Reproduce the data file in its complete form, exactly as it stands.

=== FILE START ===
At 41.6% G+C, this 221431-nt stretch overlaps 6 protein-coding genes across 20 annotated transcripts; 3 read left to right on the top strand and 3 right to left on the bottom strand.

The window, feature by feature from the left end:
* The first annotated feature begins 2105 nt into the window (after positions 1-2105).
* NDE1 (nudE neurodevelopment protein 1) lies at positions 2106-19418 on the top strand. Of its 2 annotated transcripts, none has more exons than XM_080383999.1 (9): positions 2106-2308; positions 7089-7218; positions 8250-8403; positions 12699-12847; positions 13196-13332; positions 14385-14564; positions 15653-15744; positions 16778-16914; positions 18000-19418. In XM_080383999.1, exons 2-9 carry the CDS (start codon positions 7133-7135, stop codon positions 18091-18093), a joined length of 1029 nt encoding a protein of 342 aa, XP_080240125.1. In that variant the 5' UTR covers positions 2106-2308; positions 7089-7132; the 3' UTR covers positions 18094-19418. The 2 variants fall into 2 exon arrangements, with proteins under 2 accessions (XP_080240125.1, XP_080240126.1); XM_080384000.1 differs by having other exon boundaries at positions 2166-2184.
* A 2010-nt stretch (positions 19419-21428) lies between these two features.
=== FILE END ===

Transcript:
At 41.6% G+C, this 221431-nt stretch overlaps 6 protein-coding genes across 20 annotated transcripts; 3 read left to right on the top strand and 3 right to left on the bottom strand.

The window, feature by feature from the left end:
* The first annotated feature begins 2105 nt into the window (after positions 1-2105).
* NDE1 (nudE neurodevelopment protein 1) lies at positions 2106-19418 on the top strand. Of its 2 annotated transcripts, none has more exons than XM_080383999.1 (9): positions 2106-2308; positions 7089-7218; positions 8250-8403; positions 12699-12847; positions 13196-13332; positions 14385-14564; positions 15653-15744; positions 16778-16914; positions 18000-19418. In XM_080383999.1, exons 2-9 carry the CDS (start codon positions 7133-7135, stop codon positions 18091-18093), a joined length of 1029 nt encoding a protein of 342 aa, XP_080240125.1. In that variant the 5' UTR covers positions 2106-2308; positions 7089-7132; the 3' UTR covers positions 18094-19418. The 2 variants fall into 2 exon arrangements, with proteins under 2 accessions (XP_080240125.1, XP_080240126.1); XM_080384000.1 differs by having other exon boundaries at positions 2166-2184.
* A 2010-nt stretch (positions 19419-21428) lies between these two features.